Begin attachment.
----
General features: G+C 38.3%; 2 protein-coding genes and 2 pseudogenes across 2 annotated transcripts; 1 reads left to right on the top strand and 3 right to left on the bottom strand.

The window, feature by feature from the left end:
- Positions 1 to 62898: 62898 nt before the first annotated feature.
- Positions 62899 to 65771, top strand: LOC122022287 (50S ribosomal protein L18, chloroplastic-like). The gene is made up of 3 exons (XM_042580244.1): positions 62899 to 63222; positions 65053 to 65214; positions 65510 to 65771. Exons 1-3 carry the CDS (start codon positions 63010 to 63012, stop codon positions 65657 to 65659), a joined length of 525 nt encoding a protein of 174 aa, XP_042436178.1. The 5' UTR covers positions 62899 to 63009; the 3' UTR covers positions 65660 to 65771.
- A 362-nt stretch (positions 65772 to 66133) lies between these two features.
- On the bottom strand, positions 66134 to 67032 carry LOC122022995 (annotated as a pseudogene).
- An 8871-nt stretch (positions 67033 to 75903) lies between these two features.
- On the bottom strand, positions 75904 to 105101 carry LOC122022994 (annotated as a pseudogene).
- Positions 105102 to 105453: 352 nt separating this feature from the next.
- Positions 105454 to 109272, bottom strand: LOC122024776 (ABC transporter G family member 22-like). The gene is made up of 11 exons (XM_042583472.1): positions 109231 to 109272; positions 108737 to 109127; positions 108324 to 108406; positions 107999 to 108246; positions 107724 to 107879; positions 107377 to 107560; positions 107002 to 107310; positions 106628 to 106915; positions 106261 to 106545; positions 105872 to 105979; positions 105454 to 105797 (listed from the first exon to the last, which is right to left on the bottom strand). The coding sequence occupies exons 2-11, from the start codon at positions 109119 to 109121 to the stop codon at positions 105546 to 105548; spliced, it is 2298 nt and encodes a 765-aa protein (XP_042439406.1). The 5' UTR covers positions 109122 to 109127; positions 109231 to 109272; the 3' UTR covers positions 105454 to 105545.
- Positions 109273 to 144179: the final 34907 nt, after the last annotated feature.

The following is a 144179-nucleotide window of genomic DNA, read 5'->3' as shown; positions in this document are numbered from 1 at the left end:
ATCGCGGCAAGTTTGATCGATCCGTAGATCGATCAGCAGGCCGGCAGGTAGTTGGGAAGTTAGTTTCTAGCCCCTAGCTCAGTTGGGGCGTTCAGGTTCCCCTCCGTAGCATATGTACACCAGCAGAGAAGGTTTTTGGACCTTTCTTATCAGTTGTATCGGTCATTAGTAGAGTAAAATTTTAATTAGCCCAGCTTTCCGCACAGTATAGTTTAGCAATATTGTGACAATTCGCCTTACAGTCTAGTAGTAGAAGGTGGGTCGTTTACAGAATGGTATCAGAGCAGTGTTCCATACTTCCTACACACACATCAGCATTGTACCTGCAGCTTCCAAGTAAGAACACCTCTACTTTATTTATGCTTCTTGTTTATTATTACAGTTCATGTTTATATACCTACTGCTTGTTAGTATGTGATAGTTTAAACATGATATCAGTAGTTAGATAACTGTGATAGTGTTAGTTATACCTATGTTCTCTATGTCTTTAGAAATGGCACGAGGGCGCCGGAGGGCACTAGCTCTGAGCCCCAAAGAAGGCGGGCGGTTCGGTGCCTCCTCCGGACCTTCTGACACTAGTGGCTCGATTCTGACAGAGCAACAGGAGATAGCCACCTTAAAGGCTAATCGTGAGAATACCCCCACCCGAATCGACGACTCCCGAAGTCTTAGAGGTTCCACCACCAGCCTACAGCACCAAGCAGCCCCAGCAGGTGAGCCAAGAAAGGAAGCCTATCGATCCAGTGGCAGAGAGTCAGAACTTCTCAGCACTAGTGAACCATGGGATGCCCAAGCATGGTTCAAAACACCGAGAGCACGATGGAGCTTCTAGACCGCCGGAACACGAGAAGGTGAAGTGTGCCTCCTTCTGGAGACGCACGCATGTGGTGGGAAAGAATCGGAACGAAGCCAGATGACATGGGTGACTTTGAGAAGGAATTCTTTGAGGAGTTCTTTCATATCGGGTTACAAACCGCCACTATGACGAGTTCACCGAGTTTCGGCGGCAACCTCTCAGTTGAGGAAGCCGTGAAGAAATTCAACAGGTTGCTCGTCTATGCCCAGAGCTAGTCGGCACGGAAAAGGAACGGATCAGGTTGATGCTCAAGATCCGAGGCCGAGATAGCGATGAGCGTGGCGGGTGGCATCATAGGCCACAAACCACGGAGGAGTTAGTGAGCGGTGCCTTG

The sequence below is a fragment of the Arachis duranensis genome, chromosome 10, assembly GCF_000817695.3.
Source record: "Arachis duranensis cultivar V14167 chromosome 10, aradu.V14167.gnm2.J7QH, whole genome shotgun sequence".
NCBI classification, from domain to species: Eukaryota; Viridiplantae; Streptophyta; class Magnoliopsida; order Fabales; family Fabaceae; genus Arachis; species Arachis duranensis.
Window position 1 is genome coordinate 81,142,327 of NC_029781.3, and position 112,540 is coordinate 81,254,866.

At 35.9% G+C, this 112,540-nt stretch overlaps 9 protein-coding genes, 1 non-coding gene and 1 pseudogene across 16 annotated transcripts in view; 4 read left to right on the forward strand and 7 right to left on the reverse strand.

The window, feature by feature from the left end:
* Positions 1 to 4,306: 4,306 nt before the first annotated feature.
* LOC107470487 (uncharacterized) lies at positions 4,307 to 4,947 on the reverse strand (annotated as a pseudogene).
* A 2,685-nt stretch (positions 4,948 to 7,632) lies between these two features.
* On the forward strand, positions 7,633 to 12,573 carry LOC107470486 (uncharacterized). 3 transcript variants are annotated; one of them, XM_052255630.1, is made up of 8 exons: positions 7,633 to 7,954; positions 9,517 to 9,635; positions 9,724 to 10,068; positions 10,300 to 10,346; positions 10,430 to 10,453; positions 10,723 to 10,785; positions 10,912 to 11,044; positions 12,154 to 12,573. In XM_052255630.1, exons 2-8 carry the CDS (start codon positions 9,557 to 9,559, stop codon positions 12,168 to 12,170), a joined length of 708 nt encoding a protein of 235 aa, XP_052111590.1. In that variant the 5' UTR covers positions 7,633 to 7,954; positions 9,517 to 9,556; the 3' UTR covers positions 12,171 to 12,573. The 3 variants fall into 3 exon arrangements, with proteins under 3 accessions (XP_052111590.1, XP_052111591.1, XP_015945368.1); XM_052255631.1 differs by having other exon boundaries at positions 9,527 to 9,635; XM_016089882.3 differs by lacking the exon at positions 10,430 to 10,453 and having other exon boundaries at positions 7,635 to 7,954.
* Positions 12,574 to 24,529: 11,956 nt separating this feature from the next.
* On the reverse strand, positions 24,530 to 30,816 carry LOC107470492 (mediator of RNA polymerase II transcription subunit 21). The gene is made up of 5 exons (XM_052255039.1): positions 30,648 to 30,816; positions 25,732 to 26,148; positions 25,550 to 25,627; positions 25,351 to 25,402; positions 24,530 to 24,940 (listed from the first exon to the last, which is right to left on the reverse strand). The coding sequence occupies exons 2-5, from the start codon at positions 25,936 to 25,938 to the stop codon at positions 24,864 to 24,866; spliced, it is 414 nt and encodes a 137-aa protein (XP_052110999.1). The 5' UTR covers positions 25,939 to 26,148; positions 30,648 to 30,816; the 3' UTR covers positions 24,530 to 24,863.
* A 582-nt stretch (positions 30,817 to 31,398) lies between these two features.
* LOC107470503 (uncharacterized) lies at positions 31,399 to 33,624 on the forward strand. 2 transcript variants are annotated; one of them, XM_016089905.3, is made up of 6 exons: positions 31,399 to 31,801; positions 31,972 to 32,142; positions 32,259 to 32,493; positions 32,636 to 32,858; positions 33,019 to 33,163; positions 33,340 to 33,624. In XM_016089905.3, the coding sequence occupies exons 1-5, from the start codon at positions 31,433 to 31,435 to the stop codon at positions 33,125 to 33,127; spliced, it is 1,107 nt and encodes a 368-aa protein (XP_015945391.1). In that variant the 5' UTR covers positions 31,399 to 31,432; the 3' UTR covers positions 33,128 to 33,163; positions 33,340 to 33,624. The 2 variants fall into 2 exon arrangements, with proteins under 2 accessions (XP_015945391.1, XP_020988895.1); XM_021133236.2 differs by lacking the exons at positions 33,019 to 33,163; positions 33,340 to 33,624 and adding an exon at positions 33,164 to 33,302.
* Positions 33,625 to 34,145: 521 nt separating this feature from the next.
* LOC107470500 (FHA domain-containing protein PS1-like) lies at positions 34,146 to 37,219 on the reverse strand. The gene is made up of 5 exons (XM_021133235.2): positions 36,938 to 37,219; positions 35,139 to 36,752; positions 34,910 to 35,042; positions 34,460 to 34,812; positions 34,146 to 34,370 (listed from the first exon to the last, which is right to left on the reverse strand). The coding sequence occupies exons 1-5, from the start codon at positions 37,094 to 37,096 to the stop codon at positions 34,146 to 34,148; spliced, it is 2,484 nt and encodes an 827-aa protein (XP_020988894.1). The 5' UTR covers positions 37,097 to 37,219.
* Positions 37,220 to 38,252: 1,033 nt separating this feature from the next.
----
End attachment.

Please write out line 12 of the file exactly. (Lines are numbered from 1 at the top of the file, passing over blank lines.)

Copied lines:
The following is a 144179-nucleotide window of genomic DNA, read 5'->3' as shown; positions in this document are numbered from 1 at the left end: